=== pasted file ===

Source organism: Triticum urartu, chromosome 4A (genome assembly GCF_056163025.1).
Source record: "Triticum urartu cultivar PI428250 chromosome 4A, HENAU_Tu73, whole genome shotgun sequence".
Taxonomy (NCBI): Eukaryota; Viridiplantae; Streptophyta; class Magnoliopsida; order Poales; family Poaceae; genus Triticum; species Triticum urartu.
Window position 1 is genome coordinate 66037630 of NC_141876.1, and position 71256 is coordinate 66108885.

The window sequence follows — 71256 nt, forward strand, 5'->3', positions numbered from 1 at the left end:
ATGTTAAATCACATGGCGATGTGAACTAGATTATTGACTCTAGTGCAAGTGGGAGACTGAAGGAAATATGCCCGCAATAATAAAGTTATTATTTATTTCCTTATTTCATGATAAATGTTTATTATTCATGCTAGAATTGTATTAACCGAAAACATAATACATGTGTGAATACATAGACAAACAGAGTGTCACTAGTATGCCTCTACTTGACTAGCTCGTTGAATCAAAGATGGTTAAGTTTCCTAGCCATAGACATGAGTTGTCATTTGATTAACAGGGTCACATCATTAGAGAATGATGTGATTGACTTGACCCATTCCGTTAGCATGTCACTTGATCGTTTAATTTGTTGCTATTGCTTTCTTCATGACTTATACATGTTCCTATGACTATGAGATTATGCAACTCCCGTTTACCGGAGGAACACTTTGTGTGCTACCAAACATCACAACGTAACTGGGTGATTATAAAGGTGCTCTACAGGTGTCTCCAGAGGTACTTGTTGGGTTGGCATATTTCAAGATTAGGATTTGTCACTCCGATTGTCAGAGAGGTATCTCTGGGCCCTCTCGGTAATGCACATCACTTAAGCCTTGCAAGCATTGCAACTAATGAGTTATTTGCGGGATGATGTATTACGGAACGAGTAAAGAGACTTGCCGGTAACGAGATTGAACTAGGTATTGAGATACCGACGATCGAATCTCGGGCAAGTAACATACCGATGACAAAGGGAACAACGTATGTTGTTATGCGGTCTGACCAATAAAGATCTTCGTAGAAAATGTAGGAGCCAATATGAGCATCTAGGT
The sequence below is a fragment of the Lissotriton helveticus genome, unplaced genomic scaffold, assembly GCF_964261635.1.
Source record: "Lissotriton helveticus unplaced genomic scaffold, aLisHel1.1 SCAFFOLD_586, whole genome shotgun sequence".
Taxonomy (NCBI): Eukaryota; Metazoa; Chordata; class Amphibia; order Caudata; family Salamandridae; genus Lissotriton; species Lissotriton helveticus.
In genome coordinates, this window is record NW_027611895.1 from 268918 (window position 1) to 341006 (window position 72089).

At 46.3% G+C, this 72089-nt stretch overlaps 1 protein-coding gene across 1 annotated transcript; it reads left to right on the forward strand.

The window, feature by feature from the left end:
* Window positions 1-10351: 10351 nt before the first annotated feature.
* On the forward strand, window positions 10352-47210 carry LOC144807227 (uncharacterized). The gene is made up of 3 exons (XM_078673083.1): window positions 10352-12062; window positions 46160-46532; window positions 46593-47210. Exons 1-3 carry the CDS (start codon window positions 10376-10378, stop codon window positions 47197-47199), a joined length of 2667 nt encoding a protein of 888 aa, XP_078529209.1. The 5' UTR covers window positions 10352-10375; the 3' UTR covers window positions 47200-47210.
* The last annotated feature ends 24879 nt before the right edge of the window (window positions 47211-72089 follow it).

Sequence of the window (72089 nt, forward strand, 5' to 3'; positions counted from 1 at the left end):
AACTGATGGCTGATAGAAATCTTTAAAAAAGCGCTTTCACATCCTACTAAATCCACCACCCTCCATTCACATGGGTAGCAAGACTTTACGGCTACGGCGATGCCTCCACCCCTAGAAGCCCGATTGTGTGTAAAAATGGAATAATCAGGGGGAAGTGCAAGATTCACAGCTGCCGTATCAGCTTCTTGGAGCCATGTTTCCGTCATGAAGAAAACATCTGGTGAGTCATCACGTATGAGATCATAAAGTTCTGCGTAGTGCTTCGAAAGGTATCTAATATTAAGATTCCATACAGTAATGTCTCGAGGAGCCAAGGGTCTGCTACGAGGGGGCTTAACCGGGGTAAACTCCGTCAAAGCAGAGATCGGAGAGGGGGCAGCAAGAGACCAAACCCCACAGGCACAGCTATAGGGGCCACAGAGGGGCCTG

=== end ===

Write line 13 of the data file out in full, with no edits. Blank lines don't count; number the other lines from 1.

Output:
* Window positions 1-10351: 10351 nt before the first annotated feature.